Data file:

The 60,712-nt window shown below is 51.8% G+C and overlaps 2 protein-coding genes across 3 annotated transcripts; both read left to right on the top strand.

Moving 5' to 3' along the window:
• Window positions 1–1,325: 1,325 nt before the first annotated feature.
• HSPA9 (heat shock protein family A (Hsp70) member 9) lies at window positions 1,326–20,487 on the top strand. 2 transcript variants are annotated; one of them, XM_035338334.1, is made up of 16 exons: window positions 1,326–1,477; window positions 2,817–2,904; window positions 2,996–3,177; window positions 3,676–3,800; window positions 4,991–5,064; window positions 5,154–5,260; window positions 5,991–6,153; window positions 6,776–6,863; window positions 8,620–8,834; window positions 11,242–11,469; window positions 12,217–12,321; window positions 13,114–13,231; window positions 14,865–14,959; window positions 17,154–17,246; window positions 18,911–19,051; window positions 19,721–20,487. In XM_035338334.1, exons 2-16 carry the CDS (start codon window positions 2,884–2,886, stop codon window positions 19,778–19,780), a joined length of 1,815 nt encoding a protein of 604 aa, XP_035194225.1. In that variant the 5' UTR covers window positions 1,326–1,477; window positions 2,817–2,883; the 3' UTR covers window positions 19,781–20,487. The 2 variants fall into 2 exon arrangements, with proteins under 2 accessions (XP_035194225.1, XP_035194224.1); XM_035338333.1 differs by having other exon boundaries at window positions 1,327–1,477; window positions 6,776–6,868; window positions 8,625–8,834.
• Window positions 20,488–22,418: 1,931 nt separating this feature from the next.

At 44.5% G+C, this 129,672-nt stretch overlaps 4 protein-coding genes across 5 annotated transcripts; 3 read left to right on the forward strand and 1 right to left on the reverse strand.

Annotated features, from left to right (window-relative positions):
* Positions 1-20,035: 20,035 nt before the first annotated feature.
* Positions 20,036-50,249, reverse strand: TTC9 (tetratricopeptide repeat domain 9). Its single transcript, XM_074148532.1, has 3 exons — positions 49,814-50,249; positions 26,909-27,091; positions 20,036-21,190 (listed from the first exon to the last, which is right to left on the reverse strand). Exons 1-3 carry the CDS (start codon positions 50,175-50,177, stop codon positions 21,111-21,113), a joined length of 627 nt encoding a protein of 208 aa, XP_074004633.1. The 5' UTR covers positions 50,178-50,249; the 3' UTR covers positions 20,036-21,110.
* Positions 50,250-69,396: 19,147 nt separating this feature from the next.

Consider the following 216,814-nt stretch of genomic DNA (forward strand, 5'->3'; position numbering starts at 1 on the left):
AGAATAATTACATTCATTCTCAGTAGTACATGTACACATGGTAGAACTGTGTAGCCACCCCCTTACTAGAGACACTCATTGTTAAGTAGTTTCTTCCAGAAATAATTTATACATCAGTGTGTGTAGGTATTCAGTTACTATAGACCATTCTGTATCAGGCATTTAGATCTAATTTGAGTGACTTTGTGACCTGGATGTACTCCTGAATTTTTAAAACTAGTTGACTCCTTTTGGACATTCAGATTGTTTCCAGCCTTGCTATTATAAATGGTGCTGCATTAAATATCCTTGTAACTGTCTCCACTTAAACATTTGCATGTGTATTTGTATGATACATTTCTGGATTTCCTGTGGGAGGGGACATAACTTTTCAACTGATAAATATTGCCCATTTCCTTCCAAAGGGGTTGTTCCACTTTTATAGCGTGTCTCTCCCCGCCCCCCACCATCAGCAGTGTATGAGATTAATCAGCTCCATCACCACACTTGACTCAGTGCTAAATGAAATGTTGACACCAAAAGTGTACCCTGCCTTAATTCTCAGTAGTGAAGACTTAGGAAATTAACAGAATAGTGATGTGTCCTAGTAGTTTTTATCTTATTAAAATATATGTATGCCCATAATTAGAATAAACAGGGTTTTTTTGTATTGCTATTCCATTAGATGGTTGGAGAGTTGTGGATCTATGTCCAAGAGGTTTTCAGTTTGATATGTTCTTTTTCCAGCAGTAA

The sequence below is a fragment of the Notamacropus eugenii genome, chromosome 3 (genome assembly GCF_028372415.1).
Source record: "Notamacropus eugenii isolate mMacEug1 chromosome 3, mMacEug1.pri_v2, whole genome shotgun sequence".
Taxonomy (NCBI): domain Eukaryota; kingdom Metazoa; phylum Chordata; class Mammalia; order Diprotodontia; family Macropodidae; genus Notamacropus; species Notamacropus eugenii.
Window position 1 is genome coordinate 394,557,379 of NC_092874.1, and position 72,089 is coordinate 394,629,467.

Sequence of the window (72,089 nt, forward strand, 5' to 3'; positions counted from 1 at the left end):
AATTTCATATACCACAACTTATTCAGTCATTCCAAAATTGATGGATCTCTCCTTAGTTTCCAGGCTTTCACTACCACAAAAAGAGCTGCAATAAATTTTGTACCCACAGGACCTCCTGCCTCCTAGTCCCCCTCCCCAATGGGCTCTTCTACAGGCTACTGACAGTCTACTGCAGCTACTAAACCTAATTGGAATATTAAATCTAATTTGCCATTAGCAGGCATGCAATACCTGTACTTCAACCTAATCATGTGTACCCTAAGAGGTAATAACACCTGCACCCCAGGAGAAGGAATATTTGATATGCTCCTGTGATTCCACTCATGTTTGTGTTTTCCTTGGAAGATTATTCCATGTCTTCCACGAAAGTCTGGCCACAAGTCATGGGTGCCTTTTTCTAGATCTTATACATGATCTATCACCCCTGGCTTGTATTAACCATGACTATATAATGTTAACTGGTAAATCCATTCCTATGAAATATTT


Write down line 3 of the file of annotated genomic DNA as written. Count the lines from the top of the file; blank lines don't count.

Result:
• Window positions 1–1,325: 1,325 nt before the first annotated feature.